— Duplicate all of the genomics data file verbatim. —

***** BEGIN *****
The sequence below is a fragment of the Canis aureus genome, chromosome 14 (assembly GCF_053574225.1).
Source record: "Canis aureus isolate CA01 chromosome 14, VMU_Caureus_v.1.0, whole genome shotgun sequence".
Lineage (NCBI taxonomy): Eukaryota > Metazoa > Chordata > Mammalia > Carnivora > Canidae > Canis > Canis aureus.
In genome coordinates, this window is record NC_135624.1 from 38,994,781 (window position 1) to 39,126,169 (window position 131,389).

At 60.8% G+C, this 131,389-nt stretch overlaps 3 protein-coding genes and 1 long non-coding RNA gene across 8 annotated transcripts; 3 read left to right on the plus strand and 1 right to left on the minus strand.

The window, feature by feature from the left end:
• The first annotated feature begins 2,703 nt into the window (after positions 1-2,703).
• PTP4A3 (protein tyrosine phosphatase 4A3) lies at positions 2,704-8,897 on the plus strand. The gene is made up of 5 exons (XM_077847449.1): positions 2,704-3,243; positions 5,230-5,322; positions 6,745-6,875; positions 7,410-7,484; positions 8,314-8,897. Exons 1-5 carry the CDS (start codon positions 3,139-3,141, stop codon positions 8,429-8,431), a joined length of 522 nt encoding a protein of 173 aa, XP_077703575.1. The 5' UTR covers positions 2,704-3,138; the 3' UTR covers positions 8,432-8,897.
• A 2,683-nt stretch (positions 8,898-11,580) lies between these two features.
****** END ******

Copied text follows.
The sequence below is a fragment of the Canis aureus genome, chromosome 14 (assembly GCF_053574225.1).
Source record: "Canis aureus isolate CA01 chromosome 14, VMU_Caureus_v.1.0, whole genome shotgun sequence".
Lineage (NCBI taxonomy): Eukaryota > Metazoa > Chordata > Mammalia > Carnivora > Canidae > Canis > Canis aureus.
In genome coordinates, this window is record NC_135624.1 from 38,994,781 (window position 1) to 39,126,169 (window position 131,389).

At 60.8% G+C, this 131,389-nt stretch overlaps 3 protein-coding genes and 1 long non-coding RNA gene across 8 annotated transcripts; 3 read left to right on the plus strand and 1 right to left on the minus strand.

The window, feature by feature from the left end:
• The first annotated feature begins 2,703 nt into the window (after positions 1-2,703).
• PTP4A3 (protein tyrosine phosphatase 4A3) lies at positions 2,704-8,897 on the plus strand. The gene is made up of 5 exons (XM_077847449.1): positions 2,704-3,243; positions 5,230-5,322; positions 6,745-6,875; positions 7,410-7,484; positions 8,314-8,897. Exons 1-5 carry the CDS (start codon positions 3,139-3,141, stop codon positions 8,429-8,431), a joined length of 522 nt encoding a protein of 173 aa, XP_077703575.1. The 5' UTR covers positions 2,704-3,138; the 3' UTR covers positions 8,432-8,897.
• A 2,683-nt stretch (positions 8,898-11,580) lies between these two features.